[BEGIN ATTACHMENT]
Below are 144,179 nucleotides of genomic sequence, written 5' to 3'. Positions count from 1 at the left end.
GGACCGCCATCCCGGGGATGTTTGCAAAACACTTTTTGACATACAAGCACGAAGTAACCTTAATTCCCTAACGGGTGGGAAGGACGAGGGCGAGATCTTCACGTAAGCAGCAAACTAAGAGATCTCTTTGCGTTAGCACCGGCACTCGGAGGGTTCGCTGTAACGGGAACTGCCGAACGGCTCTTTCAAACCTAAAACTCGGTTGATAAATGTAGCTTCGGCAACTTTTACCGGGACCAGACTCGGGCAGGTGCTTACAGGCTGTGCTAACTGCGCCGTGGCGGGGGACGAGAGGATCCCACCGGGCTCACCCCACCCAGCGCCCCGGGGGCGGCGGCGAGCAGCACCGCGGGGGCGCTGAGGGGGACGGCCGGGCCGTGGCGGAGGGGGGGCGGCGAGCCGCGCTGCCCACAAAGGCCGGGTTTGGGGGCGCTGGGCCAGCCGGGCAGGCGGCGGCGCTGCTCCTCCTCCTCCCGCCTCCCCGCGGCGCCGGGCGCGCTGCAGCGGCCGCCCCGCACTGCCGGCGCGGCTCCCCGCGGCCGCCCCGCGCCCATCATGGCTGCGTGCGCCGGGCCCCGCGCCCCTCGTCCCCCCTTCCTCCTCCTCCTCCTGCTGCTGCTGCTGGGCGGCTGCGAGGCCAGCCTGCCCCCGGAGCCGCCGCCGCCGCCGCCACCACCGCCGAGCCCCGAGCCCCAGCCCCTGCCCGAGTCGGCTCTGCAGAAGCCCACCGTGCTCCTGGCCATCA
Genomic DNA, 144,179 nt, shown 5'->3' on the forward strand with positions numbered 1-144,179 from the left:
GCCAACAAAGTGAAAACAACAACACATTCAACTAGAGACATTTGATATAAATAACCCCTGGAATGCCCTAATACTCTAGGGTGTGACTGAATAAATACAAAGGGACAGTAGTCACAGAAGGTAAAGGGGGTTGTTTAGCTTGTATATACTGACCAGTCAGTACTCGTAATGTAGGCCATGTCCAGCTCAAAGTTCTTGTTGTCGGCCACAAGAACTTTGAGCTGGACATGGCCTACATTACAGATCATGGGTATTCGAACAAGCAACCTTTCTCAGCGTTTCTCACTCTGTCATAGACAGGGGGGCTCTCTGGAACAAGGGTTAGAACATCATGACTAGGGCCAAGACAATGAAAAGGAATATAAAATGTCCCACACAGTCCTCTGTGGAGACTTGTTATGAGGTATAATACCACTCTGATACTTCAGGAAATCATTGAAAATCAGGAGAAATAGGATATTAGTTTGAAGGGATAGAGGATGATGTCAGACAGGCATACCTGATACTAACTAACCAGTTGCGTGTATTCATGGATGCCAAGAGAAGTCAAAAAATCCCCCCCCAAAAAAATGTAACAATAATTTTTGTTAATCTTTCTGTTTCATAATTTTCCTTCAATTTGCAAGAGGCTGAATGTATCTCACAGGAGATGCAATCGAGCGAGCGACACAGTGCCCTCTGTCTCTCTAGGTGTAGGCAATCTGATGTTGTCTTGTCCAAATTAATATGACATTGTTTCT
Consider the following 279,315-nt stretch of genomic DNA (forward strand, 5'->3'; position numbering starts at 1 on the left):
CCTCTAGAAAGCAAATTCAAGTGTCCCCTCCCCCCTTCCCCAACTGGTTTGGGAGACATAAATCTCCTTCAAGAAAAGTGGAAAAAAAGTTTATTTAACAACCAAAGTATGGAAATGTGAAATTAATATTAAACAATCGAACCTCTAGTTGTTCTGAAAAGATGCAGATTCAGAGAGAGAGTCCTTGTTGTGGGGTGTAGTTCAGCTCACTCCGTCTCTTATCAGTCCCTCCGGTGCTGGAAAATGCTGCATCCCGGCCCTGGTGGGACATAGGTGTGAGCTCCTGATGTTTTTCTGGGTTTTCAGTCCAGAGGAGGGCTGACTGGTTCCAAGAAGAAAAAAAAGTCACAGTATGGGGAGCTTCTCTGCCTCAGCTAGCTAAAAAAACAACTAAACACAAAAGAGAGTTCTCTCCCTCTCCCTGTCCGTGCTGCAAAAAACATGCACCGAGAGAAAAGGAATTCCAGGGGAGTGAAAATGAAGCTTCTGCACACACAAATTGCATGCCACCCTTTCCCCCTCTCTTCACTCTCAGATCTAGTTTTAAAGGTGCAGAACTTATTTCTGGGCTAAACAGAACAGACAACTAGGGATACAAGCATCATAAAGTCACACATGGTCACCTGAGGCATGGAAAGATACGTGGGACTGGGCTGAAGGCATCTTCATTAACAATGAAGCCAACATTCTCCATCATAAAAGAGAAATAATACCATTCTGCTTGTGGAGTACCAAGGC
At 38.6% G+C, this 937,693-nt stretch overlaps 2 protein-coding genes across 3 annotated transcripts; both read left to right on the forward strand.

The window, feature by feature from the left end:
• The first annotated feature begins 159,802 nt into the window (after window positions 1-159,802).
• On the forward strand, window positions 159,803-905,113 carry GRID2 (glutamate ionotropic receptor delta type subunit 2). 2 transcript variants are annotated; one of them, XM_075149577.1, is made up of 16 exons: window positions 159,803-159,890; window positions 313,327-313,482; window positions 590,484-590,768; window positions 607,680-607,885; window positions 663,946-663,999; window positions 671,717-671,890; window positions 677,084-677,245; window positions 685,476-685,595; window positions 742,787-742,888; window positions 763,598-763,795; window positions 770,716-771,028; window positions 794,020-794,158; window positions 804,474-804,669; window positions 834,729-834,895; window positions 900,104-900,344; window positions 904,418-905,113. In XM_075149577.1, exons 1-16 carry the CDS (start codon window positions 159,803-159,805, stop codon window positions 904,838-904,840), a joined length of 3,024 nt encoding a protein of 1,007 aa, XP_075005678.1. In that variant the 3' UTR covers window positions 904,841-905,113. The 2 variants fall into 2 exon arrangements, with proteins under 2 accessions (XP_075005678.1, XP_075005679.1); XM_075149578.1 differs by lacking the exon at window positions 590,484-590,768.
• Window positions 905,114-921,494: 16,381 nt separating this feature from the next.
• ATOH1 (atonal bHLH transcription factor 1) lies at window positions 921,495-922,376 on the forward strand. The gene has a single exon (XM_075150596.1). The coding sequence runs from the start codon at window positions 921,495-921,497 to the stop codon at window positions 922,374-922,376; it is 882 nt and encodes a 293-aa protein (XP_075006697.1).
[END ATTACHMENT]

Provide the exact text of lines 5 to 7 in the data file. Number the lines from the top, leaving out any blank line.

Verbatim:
Consider the following 279,315-nt stretch of genomic DNA (forward strand, 5'->3'; position numbering starts at 1 on the left):
CCTCTAGAAAGCAAATTCAAGTGTCCCCTCCCCCCTTCCCCAACTGGTTTGGGAGACATAAATCTCCTTCAAGAAAAGTGGAAAAAAAGTTTATTTAACAACCAAAGTATGGAAATGTGAAATTAATATTAAACAATCGAACCTCTAGTTGTTCTGAAAAGATGCAGATTCAGAGAGAGAGTCCTTGTTGTGGGGTGTAGTTCAGCTCACTCCGTCTCTTATCAGTCCCTCCGGTGCTGGAAAATGCTGCATCCCGGCCCTGGTGGGACATAGGTGTGAGCTCCTGATGTTTTTCTGGGTTTTCAGTCCAGAGGAGGGCTGACTGGTTCCAAGAAGAAAAAAAAGTCACAGTATGGGGAGCTTCTCTGCCTCAGCTAGCTAAAAAAACAACTAAACACAAAAGAGAGTTCTCTCCCTCTCCCTGTCCGTGCTGCAAAAAACATGCACCGAGAGAAAAGGAATTCCAGGGGAGTGAAAATGAAGCTTCTGCACACACAAATTGCATGCCACCCTTTCCCCCTCTCTTCACTCTCAGATCTAGTTTTAAAGGTGCAGAACTTATTTCTGGGCTAAACAGAACAGACAACTAGGGATACAAGCATCATAAAGTCACACATGGTCACCTGAGGCATGGAAAGATACGTGGGACTGGGCTGAAGGCATCTTCATTAACAATGAAGCCAACATTCTCCATCATAAAAGAGAAATAATACCATTCTGCTTGTGGAGTACCAAGGC
At 38.6% G+C, this 937,693-nt stretch overlaps 2 protein-coding genes across 3 annotated transcripts; both read left to right on the forward strand.